That passage is worth quoting at length because it shows how completely integrated George Kennan’s poetic and historical sensibilities are. For nearly four decades Kennan’s eloquently expressed pessimism has been anathema to certain of his compatriots; and now, in his 86th year and what has real biological likelihood of being his last book, he reiterates that pessimism: “I view the United States of these last years of the twentieth century as essentially a tragic country . . . ” Yet, in the house of tragedy there is room for other than Americans: ” . . . in the case of the Europeans (with whom at this point I must associate myself) the tragedy is greater; for their own past, however undervalued and abused, still makes itself evident here and there, mutely asserting its own values and vainly protesting, as in this old building [a mansion owned by friends in Crottorf, Germany], the continued relevance of these values to the contemporary human predicament.”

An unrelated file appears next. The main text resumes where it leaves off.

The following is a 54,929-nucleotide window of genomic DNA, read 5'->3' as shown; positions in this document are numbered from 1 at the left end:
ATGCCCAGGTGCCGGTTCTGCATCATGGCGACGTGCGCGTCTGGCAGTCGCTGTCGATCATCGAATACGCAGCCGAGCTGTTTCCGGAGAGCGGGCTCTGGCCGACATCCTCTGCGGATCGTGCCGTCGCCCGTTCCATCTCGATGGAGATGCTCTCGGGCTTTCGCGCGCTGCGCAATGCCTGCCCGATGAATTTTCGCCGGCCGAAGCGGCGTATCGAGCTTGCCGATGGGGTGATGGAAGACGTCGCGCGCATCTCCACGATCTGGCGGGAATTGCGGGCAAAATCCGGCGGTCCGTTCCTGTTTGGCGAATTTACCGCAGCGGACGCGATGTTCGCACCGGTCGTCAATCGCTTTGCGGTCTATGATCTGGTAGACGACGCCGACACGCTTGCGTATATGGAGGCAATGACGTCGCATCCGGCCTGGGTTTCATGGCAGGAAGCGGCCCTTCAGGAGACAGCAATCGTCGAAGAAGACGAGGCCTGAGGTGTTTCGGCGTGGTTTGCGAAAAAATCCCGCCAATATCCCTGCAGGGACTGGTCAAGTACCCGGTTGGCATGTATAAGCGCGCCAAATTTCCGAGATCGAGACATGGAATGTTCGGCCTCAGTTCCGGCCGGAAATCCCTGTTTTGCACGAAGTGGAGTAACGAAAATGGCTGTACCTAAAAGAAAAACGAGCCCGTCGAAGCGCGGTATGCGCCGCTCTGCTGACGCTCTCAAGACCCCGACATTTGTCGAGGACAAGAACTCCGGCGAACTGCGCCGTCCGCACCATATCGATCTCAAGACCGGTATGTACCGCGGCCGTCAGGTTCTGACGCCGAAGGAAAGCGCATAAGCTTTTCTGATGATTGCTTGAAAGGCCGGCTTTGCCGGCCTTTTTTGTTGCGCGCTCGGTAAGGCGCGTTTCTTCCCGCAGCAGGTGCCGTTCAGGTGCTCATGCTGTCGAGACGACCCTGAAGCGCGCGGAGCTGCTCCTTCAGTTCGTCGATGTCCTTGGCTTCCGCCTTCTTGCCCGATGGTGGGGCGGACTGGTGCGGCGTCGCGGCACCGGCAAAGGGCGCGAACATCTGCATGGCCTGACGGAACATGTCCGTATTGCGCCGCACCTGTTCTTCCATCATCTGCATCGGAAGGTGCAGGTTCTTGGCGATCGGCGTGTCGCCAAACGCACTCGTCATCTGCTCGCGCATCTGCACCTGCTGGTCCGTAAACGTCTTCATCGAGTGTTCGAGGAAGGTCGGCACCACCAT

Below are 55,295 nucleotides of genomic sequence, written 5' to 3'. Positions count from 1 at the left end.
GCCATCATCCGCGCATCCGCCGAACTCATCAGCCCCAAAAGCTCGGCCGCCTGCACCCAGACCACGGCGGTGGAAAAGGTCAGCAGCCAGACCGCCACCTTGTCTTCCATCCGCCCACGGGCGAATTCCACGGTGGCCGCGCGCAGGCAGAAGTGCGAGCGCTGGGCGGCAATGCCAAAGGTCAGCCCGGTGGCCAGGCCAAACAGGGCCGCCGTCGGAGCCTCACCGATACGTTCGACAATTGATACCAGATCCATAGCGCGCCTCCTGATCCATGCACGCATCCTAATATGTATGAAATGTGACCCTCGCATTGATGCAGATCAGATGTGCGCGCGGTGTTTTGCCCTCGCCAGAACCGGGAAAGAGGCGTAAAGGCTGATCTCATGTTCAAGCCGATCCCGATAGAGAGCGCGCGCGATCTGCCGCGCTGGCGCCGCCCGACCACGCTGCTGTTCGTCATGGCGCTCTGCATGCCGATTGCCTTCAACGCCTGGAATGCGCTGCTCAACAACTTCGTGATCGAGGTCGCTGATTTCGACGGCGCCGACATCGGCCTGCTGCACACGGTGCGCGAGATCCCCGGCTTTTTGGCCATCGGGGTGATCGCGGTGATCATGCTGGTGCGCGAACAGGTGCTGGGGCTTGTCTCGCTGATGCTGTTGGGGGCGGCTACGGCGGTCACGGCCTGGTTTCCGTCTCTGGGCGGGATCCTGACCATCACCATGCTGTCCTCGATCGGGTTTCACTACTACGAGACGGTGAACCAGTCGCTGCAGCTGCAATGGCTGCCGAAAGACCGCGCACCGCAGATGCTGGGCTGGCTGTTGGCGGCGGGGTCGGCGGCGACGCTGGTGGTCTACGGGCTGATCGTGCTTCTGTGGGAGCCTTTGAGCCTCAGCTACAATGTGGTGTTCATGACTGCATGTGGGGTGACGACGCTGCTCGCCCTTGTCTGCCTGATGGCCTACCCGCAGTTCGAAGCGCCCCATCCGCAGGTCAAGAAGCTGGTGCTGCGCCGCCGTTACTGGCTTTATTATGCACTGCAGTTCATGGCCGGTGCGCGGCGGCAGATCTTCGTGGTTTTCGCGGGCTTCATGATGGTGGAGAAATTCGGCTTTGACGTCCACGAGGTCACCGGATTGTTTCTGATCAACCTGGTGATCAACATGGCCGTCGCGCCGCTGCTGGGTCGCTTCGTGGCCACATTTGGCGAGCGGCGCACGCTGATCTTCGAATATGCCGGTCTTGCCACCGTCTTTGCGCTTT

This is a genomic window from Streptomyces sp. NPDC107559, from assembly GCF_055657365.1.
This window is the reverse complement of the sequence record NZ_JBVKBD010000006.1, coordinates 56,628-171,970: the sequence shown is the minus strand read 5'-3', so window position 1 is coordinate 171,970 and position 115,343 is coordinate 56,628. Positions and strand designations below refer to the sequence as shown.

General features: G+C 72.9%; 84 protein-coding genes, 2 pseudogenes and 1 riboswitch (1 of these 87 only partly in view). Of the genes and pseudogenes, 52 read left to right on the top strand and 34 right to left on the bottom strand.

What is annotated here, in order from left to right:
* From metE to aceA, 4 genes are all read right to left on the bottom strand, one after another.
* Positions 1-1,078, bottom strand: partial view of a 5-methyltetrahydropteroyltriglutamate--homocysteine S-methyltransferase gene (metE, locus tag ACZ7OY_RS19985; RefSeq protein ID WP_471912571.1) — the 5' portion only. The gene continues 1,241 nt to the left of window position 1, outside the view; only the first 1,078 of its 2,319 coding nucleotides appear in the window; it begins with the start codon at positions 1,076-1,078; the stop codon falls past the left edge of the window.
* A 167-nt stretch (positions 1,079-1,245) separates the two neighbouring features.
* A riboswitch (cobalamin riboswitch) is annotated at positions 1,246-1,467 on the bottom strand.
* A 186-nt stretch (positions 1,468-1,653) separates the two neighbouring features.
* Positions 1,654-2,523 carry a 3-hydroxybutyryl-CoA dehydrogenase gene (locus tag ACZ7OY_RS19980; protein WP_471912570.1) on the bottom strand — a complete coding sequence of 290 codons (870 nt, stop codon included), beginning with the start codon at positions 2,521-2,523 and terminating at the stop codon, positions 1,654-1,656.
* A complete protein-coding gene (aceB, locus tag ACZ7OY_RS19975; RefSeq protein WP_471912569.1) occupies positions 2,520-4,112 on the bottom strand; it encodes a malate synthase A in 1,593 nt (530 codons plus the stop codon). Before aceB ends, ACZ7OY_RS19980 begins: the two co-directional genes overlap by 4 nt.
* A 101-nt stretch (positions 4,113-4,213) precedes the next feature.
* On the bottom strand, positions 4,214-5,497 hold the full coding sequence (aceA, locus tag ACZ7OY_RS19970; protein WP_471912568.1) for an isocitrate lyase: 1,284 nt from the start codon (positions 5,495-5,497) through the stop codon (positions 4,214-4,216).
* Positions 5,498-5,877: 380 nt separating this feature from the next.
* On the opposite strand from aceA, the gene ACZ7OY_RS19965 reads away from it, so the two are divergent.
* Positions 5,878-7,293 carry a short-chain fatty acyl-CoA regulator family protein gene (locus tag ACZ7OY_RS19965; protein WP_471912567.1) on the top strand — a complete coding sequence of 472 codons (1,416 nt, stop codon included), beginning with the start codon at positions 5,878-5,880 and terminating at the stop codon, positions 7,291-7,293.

George Kennan’s sense of estrangement, which occurred to him as early as the venerable age of 25 (after viewing the ruined cathedral at Dorpat in 1929, he describes it as “a towering reproach to the weakness of our own generation”), has been one of time rather than space: he feels himself to be indeed an expatriate, but “an expatriate from the Wisconsin of the first years of this century, not from the Wisconsin of this day.” It is a feeling that the events of contemporary history have immeasurably deepened, so that after his return to Moscow in 1987 he is impelled to note that, “I was constantly obliged to remind myself that I was separated from many of the objects I remembered—the places and the persons—by a vast intervening catastrophe, the Second World War . . . ” While all of modern history is for Kennan a series of closely descending watersheds, World War II continues to mark for him—probably for reasons as much personal as historical—the Great Divide between the old world and the new. So great was that cataclysm that, in the aftermath, he can feel neither anger nor resentment, but something else: among the ruins of Berlin in 1949, he reflects how “every one of those dim architectural forms spelled a broken dream, spelled one more bit of frustration for people who had once felt the call of hope and initiative. However you looked at it, it seemed a pity.” Moralist that he is, Kennan is aware of some force deeper than personal responsibility at work in human history—a history in which nature is inevitably caught up, and which it is fated to share. “[T]hen the tall bare poplars, the same patient poplars which had waited and watched through the final years of the Weimar Republic and the Nazi era and the war and the bombings and the arrival of the Russian Army, stood alone again through another night, until the battered cars of the first early subway train came clattering past through the open cut a few yards away and the sky lightened to the dawn of a gray, soggy March Sunday over airlift Berlin.”